Feds to vote on probable cause of deadly Amtrak derailment

In this Wednesday, May 13, 2015 file photo, emergency personnel work at the scene of a Tuesday night derailment in Philadelphia of an Amtrak train headed to New York. The National Transportation Safety Board is scheduled to meet Tuesday, May 17, 2016, to detail the probable cause of last year's fatal derailment. (AP Photo/Patrick Semansky, File)

WASHINGTON (AP) — The engineer of an Amtrak train that derailed in Philadelphia last year, killing eight people, was “greatly influenced” by an incident in which a nearby commuter train was struck by a rock, a federal regulator said Tuesday.

Christopher Hart, chairman of the National Transportation Safety Board, also said a key backup safety system, called positive train control, was not in place at the accident site and would have provided a “technological safety net for inevitable human error.”

“It is a world in which the engineer relies in part on the memorized details of the route, and a world in which a loss of awareness can take a terrible toll,” Hart said in his opening remarks Tuesday as the board meets to detail the probable cause of the derailment.

Engineer Brandon Bostian told investigators after the derailment that he remembered radio traffic that night from a commuter train operator who said a rock had shattered his windshield.

Bostian’s attorney has not returned an email sent Monday seeking comment. An Amtrak spokesman said the agency will have a comment after the hearing.

Hart also said that the train’s emergency windows dislodged as the derailed train cars slid on their sides, allowing some passengers to be ejected.

The investigation found that police transported many of the injured people to the hospital, instead of waiting for ambulances, according to a U.S. official briefed on the NTSB report. The official was not authorized to comment publicly because of the ongoing probe and spoke to The Associated Press on the condition of anonymity.

The NTSB is expected to recommend that engineers be retrained about distractions and also recommend that the city wait for ambulances to take injured people to the hospital at mass-casualty incidents.

The city’s office of emergency management is finalizing a revised mass-casualty plan that will continue to allow police to transport victims, but will aim for better coordination with the fire department, said spokeswoman Noelle Foizen.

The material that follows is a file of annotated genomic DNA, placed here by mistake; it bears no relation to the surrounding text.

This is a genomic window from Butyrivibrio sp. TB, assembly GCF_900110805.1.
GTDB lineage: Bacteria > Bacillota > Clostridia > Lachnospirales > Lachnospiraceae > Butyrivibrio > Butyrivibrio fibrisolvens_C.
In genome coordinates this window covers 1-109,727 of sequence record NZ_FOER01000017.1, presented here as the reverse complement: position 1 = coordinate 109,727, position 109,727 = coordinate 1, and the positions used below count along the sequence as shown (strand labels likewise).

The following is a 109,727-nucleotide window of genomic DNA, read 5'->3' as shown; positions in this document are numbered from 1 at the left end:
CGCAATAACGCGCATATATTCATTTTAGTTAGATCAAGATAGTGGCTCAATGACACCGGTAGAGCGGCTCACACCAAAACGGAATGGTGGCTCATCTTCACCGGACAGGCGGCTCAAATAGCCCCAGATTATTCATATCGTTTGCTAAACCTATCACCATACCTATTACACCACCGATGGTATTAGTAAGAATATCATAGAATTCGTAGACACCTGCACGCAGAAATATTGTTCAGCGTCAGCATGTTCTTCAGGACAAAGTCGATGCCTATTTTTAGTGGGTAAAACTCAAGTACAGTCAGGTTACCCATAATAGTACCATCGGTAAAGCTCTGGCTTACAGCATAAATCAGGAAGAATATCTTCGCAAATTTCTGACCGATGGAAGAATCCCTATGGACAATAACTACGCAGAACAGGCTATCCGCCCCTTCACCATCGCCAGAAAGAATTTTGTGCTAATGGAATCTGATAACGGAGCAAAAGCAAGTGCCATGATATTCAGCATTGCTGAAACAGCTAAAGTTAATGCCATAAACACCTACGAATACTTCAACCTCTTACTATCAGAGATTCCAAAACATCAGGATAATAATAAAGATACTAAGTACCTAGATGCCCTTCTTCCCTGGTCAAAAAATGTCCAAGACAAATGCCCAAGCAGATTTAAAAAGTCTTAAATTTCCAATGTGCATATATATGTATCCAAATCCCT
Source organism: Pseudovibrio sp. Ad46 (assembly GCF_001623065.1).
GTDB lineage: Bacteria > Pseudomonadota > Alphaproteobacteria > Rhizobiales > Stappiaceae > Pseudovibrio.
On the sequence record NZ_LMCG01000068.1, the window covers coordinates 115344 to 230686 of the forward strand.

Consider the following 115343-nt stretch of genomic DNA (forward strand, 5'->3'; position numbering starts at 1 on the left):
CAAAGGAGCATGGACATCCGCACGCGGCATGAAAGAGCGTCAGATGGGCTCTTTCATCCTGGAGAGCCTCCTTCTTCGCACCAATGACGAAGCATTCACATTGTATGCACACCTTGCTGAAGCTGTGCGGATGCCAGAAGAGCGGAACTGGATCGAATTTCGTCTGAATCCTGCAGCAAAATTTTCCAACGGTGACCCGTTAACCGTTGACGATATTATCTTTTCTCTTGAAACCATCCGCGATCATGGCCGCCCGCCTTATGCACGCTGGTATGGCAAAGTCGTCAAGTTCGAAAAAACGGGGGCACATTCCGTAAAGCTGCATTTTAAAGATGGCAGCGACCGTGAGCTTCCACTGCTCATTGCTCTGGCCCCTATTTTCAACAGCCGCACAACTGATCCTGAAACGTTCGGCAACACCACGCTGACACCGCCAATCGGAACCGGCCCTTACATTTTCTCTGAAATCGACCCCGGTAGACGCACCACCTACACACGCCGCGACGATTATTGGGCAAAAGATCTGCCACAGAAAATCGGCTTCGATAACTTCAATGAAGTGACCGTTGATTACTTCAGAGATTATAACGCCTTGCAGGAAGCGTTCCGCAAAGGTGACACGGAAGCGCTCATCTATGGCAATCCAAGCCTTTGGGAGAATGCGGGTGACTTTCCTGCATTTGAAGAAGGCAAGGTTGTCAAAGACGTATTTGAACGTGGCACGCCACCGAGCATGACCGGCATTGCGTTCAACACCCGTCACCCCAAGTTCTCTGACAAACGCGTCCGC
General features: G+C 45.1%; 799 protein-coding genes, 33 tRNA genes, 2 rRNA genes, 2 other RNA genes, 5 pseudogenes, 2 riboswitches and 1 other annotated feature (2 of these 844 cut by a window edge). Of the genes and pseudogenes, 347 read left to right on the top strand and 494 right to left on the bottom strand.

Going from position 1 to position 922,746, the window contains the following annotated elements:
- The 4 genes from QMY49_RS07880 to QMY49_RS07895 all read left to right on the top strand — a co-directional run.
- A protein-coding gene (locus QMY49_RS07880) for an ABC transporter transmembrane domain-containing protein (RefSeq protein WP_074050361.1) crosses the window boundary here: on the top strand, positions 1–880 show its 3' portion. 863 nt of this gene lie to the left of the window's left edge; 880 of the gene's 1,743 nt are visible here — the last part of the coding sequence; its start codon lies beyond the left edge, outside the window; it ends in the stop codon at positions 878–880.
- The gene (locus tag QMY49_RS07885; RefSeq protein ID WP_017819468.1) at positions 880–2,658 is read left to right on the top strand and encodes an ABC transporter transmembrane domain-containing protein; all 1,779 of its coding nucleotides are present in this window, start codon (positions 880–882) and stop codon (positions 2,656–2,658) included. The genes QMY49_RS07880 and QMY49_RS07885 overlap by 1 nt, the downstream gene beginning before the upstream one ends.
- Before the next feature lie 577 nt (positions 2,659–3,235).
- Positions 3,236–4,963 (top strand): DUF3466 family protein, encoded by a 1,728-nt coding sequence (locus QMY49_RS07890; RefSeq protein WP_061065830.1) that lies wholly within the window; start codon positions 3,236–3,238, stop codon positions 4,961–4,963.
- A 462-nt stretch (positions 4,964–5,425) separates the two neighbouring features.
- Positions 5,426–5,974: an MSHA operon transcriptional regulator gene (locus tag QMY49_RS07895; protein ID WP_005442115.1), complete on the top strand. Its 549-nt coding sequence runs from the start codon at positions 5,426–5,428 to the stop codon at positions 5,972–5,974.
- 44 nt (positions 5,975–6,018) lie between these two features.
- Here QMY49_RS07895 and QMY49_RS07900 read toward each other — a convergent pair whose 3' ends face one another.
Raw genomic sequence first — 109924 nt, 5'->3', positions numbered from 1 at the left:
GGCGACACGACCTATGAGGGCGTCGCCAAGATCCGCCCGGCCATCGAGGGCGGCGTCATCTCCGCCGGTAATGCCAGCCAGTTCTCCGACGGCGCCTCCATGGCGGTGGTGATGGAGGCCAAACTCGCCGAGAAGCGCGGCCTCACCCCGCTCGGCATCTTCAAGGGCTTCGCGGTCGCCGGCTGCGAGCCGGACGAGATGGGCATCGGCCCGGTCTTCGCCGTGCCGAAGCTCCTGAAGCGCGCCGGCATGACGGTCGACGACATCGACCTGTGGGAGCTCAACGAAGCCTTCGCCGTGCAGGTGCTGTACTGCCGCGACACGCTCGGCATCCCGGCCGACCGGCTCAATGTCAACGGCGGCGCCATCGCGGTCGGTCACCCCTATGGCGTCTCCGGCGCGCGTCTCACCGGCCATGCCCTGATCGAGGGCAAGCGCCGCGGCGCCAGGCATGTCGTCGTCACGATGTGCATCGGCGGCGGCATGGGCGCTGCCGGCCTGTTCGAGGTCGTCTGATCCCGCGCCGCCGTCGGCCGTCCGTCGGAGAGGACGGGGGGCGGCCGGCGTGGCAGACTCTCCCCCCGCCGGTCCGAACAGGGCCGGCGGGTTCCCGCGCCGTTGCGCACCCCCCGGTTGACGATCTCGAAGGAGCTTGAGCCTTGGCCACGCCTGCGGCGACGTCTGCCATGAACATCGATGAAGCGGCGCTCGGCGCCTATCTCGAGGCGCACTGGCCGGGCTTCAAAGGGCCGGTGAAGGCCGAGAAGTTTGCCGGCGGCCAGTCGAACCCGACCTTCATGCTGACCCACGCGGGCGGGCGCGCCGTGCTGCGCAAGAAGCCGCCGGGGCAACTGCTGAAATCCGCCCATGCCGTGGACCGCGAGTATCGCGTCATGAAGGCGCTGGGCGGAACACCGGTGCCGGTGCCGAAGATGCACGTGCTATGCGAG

Investigators are looking into why the train from Washington to New York City was going double the 50 mph limit around a sharp curve about 10 minutes after leaving Philadelphia’s 30th Street Station.

Early in the investigation, the NTSB focused on whether the Amtrak train had been hit with a rock or other projectile minutes before the crash.

Bostian told investigators that he was concerned about the welfare of the commuter train’s engineer and “a little bit concerned” for his own safety, but he never indicated in either NTSB interview that his train had been struck too.

Bostian, regarded by friends for his safety-mindedness and love of railroading, apparently commented in an online forum for train enthusiasts on a range of industry issues, including safety. Some of the posts lamented that railroads hadn’t been fast enough to adopt technology that can prevent trains from going over the speed limit. The person behind the username signed a few of the posts “Brandon Bostian” or simply “Brandon,” though they were never definitively linked to him.

The engineer has been suspended without pay since the crash. A letter from Amtrak in the NTSB files shows he was suspended for speeding.

Positive train control is designed to automatically slow a train that’s exceeding the speed limit.

Amtrak has installed it on all the track it owns on the Northeast Corridor from Boston to Washington. A 56-mile stretch from New Rochelle, New York, to New Haven, Connecticut, is owned by other entities and is planned to have automatic controls installed by a deadline at the end of 2018.

“If PTC was in place on Frankford Junction on May 12, 2015, we would not be here today,” Ted Turpin, an NTSB investigator, said Tuesday.

Copyright 2016 The Associated Press. All rights reserved. This material may not be published, broadcast, rewritten or redistributed.

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